A good gutter system is a homeowner’s number one defense against siding rot, foundation damage, and warped window frames. When inclement weather causes damage to the gutters, they become incapable of collecting water from the roof and guiding it away from your home’s exterior. A gutter system becomes even more vulnerable during the winter months as fluctuating temperatures cause water to freeze/thaw, and winds begin to buffet gutter troughs and the fascia that supports them. But it’s not just the elements that contribute to the problem. Here are some tips on how to prevent gutter damage.
Regular Gutter Maintenance
The best way to prevent gutter damage is to keep them in good shape. Regular gutter maintenance includes:
- clearing out debris from gutter troughs
- cleaning gutter trough surfaces, both inside and out to remove environmental pollutants
- doing minor repairs such as re-caulking worn seams to prevent the formation of rust on aluminum gutters
- inspecting the gutter system after seasonal storms for loose hardware, missing gutter sections, and shifted downspouts and/or downspout extenders
Eliminate Bad Maintenance Habits
Attacking the dirty job of cleaning the gutters with a power washer or scrubbing the gutter trough with a stiff bristle brush makes sense if you want to clean the gutters in as short a time as possible. To prevent gutter damage when maintaining the gutter system, here are some maintenance habits to avoid:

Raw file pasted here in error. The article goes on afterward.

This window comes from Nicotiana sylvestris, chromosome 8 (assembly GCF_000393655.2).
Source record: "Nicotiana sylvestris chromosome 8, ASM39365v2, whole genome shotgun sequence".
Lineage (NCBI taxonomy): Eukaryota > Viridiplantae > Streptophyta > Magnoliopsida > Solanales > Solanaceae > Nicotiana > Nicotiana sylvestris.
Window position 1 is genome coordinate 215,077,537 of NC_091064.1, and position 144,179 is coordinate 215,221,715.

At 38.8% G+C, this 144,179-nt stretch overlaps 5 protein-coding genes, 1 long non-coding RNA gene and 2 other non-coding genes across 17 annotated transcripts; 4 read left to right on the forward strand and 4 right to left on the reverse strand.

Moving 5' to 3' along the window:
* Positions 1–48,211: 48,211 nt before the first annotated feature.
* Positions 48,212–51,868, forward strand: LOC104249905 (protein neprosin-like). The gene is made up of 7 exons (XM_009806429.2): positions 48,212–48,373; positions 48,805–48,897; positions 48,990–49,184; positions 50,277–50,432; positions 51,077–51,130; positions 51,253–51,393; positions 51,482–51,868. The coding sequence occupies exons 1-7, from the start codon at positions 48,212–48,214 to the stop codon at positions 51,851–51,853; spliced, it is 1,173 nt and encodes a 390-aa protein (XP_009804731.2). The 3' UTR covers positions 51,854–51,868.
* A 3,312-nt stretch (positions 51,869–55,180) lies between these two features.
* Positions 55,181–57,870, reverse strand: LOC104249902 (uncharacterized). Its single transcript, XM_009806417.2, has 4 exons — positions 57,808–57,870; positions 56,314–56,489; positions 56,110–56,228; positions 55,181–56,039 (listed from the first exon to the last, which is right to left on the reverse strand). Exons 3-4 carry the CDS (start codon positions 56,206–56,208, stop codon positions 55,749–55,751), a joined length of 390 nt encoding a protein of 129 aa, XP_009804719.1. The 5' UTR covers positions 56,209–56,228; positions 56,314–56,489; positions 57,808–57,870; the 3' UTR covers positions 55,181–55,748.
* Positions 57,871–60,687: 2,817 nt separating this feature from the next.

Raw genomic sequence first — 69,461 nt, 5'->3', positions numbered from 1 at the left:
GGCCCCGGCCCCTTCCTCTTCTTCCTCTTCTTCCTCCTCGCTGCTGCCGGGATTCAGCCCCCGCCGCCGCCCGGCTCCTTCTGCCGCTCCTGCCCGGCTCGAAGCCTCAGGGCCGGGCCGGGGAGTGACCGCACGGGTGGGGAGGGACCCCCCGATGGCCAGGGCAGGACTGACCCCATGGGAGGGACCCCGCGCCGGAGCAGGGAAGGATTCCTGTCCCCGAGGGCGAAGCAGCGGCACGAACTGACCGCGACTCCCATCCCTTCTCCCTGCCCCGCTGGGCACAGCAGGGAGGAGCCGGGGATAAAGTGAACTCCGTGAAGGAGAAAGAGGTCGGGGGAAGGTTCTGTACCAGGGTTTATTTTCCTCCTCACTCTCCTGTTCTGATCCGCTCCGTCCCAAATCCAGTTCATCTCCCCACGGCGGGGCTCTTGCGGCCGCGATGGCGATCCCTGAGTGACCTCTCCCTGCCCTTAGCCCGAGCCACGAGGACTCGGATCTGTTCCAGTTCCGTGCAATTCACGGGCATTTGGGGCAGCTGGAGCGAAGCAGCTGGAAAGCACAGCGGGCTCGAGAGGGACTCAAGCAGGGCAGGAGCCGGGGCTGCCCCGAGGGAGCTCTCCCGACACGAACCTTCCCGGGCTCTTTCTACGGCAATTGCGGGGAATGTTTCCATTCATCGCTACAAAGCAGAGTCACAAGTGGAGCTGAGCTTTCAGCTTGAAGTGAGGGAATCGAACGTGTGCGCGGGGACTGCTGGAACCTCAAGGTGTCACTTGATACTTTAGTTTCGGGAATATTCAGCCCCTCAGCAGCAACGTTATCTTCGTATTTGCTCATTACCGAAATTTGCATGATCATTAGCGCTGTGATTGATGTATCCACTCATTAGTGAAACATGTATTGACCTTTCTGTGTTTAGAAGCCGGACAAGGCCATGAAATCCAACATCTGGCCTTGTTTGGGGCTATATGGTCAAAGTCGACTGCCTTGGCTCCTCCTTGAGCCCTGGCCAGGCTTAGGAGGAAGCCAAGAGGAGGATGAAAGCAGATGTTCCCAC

- Don’t use gutter cleaning tools that will scratch the surface of metal gutters – use plastic scoops and soft bristle brushes.
- Since aluminum gutters can be dented with a minimum of pressure, don’t lean ladders directly against the gutters.
- Don’t use harsh chemicals – they can harm the finish of the gutter system.
- A pressure washer can push water in behind gutters where it might not dry out, allowing rot, mold or mildew to form – use a garden hose with a spray nozzle instead.
Commercial Grade Gutter Materials
Whether your gutter system is made of aluminum, copper or vinyl, the thickness of the gutter material is a contributing factor to the gutters’ durability and strength. Aluminum gutters, for example, are easily dented by hail, heavy rain, and miscellaneous items such as baseballs and toys. Several small dents over time might not negatively affect your gutters. However, large dents can impede how efficiently water flows through the gutter channel, encouraging debris to build up. Gutters made from higher gauge metals will help prevent damage caused by impact.